Gingrich, speaking at a town hall campaign event in Iowa, said, as he struggled to hold back the tears, "I do policy much easier than I do personal."
The Washington Times
reports that the event hosted by CafeMom, an online website for mothers, and moderated by Frank Luntz, asked Gingrich to talk about his mother Kit, who died in 2003. Gingrich recalled her singing in the church choir and how she got him to sing in the choir as a boy. Gingrich then spoke about his mother's old age health problems and said that his policy on Alzheimer's Disease and other health issues of old-age developed out of his mother's illness. He welled up again when Luntz asked him what he would tell his mother if she were here today.
The audience at the campaign were mostly women, and most expressed sympathy for Gingrich. Reuters
reports Kate Kennedy, 45, said:
"It's just refreshing to see that. A lot of candidates tend to be very...canned and very polished, where(as) this is really showing...himself as a real person, as a grandfather and father. And that was wonderful to see."
Others are expressing reservations about Gingrich because of his marital history. Reuters
reports that Diane Patrick, 44, said she was still concerned about Gingrich's record of marital infidelity but that the incident helped convince her that he is a "changed man." She said: "I'm still torn between him and Rick Santorum."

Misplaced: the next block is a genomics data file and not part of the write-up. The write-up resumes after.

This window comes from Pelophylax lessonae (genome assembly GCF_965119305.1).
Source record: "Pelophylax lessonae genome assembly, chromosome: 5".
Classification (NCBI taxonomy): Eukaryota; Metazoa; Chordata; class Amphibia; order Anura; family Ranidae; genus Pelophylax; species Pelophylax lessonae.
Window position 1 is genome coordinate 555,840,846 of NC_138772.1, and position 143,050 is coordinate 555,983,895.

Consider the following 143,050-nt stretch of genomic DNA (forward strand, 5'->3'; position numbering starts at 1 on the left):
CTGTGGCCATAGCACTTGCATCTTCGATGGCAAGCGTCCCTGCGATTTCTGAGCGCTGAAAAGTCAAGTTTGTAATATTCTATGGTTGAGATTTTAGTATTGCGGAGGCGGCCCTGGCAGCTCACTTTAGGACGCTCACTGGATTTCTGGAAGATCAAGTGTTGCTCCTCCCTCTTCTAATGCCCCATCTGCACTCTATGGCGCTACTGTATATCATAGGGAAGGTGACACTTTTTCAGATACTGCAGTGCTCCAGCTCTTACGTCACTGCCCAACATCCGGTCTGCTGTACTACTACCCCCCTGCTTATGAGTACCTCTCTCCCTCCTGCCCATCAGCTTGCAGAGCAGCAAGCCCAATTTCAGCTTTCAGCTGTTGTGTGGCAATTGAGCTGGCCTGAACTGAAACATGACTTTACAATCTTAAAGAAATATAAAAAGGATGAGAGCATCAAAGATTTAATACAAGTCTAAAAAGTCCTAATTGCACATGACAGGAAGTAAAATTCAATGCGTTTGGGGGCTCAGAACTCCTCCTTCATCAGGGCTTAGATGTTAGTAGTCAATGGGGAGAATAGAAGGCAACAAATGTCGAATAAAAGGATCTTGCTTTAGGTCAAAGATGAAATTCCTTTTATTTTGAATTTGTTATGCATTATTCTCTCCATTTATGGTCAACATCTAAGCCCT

Gingrich has been saying a lot to convince people that he is a "changed person." When someone asked him to convince her, he said he did not how to do that, but, "I can be a witness and you have to decide whether you're convinced. I would say that I am a sadder and slower person than I was 25 years ago. Sometimes you have to go to God for forgiveness and you have to seek reconciliation and you have to seek reconciliation with people you're close to."
Gingrich's two daughters and two grandchildren were in the audience. The Washington Times
reports that the microphones caught Gingrich saying at the beginning of the event that his grandson had just passed a big milestone for a southern lad: 'he just got his first shotgun at 10.'"
Commentators have not failed to point out that Gingrich's show of emotion is reminiscent of Hillary Clinton's
reaction when she lost her frontrunner status to Barack Obama in the 2008 presidential nomination race. A supporter had asked Clinton how she managed the pressure of running a national campaign. She broke into tears while she responded to the question.
also compared Gingrich's show of emotion to the incident in 1972 when Ed Muskie (1972), a Maine senator, who had served as Hubert Humphrey’s running-mate in 1968, cried as he defended his wife who was alleged to have a drinking problem. But there are doubts that Muskie actually shed tears. Salon
"There were snow flurries in the air and to this day there are those who insist that the 'tears' were simply melted flakes."